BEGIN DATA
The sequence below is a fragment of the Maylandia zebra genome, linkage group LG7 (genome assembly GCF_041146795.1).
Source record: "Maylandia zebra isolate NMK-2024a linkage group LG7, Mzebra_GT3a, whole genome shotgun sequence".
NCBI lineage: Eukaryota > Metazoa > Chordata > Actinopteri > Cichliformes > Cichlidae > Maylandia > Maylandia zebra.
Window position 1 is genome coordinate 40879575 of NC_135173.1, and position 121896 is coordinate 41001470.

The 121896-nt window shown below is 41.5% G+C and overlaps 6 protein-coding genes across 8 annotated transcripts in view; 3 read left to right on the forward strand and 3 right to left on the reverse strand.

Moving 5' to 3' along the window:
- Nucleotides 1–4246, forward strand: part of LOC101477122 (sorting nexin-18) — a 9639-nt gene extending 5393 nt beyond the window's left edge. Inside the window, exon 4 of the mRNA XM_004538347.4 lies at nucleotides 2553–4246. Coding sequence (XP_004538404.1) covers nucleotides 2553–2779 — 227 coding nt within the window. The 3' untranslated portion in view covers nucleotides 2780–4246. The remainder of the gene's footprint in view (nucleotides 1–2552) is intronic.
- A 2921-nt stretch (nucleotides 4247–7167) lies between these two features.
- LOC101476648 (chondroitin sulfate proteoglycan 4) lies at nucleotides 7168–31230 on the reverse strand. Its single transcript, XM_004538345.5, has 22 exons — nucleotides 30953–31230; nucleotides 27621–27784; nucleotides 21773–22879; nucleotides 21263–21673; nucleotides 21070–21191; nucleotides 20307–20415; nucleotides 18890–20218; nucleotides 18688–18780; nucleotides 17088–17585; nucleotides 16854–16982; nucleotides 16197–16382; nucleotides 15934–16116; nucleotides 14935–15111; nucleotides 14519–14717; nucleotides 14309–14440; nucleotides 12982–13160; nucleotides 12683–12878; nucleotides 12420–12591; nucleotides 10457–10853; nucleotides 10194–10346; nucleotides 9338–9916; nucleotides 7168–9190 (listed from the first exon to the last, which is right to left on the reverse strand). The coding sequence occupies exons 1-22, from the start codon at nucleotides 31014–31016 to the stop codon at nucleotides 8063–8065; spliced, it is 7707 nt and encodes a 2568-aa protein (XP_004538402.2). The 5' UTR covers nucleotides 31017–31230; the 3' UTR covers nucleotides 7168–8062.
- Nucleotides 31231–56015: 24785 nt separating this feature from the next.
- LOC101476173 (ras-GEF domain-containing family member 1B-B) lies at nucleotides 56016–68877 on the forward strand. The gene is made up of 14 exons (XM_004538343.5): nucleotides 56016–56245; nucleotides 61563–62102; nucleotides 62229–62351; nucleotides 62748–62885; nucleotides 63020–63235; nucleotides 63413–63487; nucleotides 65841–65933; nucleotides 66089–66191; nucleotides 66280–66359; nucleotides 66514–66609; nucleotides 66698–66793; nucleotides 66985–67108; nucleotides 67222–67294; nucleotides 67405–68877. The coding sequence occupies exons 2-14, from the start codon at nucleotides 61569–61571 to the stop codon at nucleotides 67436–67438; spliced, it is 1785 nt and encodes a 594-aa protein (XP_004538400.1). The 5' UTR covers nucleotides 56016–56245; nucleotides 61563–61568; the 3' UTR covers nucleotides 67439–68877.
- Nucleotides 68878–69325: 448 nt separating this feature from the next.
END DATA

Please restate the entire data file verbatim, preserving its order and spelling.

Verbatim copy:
The sequence below is a fragment of the Maylandia zebra genome, linkage group LG7 (genome assembly GCF_041146795.1).
Source record: "Maylandia zebra isolate NMK-2024a linkage group LG7, Mzebra_GT3a, whole genome shotgun sequence".
NCBI lineage: Eukaryota > Metazoa > Chordata > Actinopteri > Cichliformes > Cichlidae > Maylandia > Maylandia zebra.
Window position 1 is genome coordinate 40879575 of NC_135173.1, and position 121896 is coordinate 41001470.

The 121896-nt window shown below is 41.5% G+C and overlaps 6 protein-coding genes across 8 annotated transcripts in view; 3 read left to right on the forward strand and 3 right to left on the reverse strand.

Moving 5' to 3' along the window:
- Nucleotides 1–4246, forward strand: part of LOC101477122 (sorting nexin-18) — a 9639-nt gene extending 5393 nt beyond the window's left edge. Inside the window, exon 4 of the mRNA XM_004538347.4 lies at nucleotides 2553–4246. Coding sequence (XP_004538404.1) covers nucleotides 2553–2779 — 227 coding nt within the window. The 3' untranslated portion in view covers nucleotides 2780–4246. The remainder of the gene's footprint in view (nucleotides 1–2552) is intronic.
- A 2921-nt stretch (nucleotides 4247–7167) lies between these two features.
- LOC101476648 (chondroitin sulfate proteoglycan 4) lies at nucleotides 7168–31230 on the reverse strand. Its single transcript, XM_004538345.5, has 22 exons — nucleotides 30953–31230; nucleotides 27621–27784; nucleotides 21773–22879; nucleotides 21263–21673; nucleotides 21070–21191; nucleotides 20307–20415; nucleotides 18890–20218; nucleotides 18688–18780; nucleotides 17088–17585; nucleotides 16854–16982; nucleotides 16197–16382; nucleotides 15934–16116; nucleotides 14935–15111; nucleotides 14519–14717; nucleotides 14309–14440; nucleotides 12982–13160; nucleotides 12683–12878; nucleotides 12420–12591; nucleotides 10457–10853; nucleotides 10194–10346; nucleotides 9338–9916; nucleotides 7168–9190 (listed from the first exon to the last, which is right to left on the reverse strand). The coding sequence occupies exons 1-22, from the start codon at nucleotides 31014–31016 to the stop codon at nucleotides 8063–8065; spliced, it is 7707 nt and encodes a 2568-aa protein (XP_004538402.2). The 5' UTR covers nucleotides 31017–31230; the 3' UTR covers nucleotides 7168–8062.
- Nucleotides 31231–56015: 24785 nt separating this feature from the next.
- LOC101476173 (ras-GEF domain-containing family member 1B-B) lies at nucleotides 56016–68877 on the forward strand. The gene is made up of 14 exons (XM_004538343.5): nucleotides 56016–56245; nucleotides 61563–62102; nucleotides 62229–62351; nucleotides 62748–62885; nucleotides 63020–63235; nucleotides 63413–63487; nucleotides 65841–65933; nucleotides 66089–66191; nucleotides 66280–66359; nucleotides 66514–66609; nucleotides 66698–66793; nucleotides 66985–67108; nucleotides 67222–67294; nucleotides 67405–68877. The coding sequence occupies exons 2-14, from the start codon at nucleotides 61569–61571 to the stop codon at nucleotides 67436–67438; spliced, it is 1785 nt and encodes a 594-aa protein (XP_004538400.1). The 5' UTR covers nucleotides 56016–56245; nucleotides 61563–61568; the 3' UTR covers nucleotides 67439–68877.
- Nucleotides 68878–69325: 448 nt separating this feature from the next.